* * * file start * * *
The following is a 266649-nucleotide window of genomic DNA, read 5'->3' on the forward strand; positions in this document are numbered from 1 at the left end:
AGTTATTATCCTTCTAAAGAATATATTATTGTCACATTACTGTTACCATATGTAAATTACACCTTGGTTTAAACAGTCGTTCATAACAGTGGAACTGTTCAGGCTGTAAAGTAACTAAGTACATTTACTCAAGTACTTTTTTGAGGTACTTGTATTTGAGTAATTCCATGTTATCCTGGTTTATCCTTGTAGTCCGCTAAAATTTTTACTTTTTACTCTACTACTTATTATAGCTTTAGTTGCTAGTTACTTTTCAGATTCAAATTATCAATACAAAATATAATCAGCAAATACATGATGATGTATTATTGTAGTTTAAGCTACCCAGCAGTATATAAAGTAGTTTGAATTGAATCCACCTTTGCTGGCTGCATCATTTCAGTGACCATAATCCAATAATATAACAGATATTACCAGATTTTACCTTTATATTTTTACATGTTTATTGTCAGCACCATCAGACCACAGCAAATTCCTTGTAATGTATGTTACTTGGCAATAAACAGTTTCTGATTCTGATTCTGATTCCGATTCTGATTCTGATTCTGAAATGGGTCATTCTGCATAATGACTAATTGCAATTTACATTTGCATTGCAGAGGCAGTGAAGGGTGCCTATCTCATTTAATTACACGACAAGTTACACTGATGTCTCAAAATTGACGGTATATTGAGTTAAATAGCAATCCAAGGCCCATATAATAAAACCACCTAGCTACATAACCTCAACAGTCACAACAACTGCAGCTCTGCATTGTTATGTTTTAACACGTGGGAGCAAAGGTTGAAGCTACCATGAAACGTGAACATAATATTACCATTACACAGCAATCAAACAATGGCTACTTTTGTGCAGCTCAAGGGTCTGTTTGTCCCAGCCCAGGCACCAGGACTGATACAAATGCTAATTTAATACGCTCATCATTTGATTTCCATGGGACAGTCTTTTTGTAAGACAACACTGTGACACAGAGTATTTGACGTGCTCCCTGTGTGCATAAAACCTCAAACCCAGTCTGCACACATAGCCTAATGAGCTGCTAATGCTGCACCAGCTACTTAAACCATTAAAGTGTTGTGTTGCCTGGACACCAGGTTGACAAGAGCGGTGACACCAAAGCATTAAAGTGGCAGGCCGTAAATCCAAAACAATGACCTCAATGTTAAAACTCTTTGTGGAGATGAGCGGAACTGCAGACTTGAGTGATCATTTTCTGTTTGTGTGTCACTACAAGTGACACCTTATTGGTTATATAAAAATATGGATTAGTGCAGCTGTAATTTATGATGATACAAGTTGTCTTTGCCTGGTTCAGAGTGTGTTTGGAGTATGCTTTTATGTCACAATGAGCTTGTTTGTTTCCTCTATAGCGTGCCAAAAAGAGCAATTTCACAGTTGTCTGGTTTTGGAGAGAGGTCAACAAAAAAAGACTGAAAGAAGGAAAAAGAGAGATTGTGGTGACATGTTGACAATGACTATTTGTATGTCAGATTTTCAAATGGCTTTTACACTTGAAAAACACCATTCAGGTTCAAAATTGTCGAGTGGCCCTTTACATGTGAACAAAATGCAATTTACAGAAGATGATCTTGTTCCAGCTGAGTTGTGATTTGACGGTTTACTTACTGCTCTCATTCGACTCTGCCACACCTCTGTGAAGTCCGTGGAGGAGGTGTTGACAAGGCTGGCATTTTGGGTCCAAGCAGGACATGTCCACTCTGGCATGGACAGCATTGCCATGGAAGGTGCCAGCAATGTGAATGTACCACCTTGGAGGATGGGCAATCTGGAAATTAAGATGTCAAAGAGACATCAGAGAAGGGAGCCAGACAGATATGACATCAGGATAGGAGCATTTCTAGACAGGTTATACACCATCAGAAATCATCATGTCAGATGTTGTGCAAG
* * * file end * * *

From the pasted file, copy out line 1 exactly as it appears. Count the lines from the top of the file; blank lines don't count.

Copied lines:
The following is a 266649-nucleotide window of genomic DNA, read 5'->3' on the forward strand; positions in this document are numbered from 1 at the left end: